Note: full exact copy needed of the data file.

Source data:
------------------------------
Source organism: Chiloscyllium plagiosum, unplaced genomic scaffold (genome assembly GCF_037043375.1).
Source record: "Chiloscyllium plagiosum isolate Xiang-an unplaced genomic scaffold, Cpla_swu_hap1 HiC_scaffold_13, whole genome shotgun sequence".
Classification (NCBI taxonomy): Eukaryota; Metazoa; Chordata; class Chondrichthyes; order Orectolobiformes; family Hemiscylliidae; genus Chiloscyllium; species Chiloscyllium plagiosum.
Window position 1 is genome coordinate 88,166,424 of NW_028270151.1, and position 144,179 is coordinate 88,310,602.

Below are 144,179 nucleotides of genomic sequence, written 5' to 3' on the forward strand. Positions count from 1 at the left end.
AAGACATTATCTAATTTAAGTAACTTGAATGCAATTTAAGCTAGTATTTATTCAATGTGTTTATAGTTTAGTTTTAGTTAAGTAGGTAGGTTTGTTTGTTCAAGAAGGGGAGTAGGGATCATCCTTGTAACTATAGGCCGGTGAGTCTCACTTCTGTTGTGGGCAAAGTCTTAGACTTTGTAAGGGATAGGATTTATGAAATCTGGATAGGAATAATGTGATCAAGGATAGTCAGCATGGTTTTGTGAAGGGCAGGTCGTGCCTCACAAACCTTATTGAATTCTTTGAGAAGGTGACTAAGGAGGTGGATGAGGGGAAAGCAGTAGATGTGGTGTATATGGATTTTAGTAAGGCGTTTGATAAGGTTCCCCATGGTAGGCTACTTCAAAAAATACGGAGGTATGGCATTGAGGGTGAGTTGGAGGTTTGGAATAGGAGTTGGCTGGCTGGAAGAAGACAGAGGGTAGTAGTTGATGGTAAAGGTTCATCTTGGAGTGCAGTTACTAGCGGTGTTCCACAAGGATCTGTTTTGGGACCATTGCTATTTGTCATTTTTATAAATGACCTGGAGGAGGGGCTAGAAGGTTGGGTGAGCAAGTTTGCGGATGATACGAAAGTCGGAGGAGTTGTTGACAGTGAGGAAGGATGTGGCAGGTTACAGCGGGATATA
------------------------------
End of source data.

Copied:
Source organism: Chiloscyllium plagiosum, unplaced genomic scaffold (genome assembly GCF_037043375.1).
Source record: "Chiloscyllium plagiosum isolate Xiang-an unplaced genomic scaffold, Cpla_swu_hap1 HiC_scaffold_13, whole genome shotgun sequence".
Classification (NCBI taxonomy): Eukaryota; Metazoa; Chordata; class Chondrichthyes; order Orectolobiformes; family Hemiscylliidae; genus Chiloscyllium; species Chiloscyllium plagiosum.
Window position 1 is genome coordinate 88,166,424 of NW_028270151.1, and position 144,179 is coordinate 88,310,602.

Below are 144,179 nucleotides of genomic sequence, written 5' to 3' on the forward strand. Positions count from 1 at the left end.
AAGACATTATCTAATTTAAGTAACTTGAATGCAATTTAAGCTAGTATTTATTCAATGTGTTTATAGTTTAGTTTTAGTTAAGTAGGTAGGTTTGTTTGTTCAAGAAGGGGAGTAGGGATCATCCTTGTAACTATAGGCCGGTGAGTCTCACTTCTGTTGTGGGCAAAGTCTTAGACTTTGTAAGGGATAGGATTTATGAAATCTGGATAGGAATAATGTGATCAAGGATAGTCAGCATGGTTTTGTGAAGGGCAGGTCGTGCCTCACAAACCTTATTGAATTCTTTGAGAAGGTGACTAAGGAGGTGGATGAGGGGAAAGCAGTAGATGTGGTGTATATGGATTTTAGTAAGGCGTTTGATAAGGTTCCCCATGGTAGGCTACTTCAAAAAATACGGAGGTATGGCATTGAGGGTGAGTTGGAGGTTTGGAATAGGAGTTGGCTGGCTGGAAGAAGACAGAGGGTAGTAGTTGATGGTAAAGGTTCATCTTGGAGTGCAGTTACTAGCGGTGTTCCACAAGGATCTGTTTTGGGACCATTGCTATTTGTCATTTTTATAAATGACCTGGAGGAGGGGCTAGAAGGTTGGGTGAGCAAGTTTGCGGATGATACGAAAGTCGGAGGAGTTGTTGACAGTGAGGAAGGATGTGGCAGGTTACAGCGGGATATA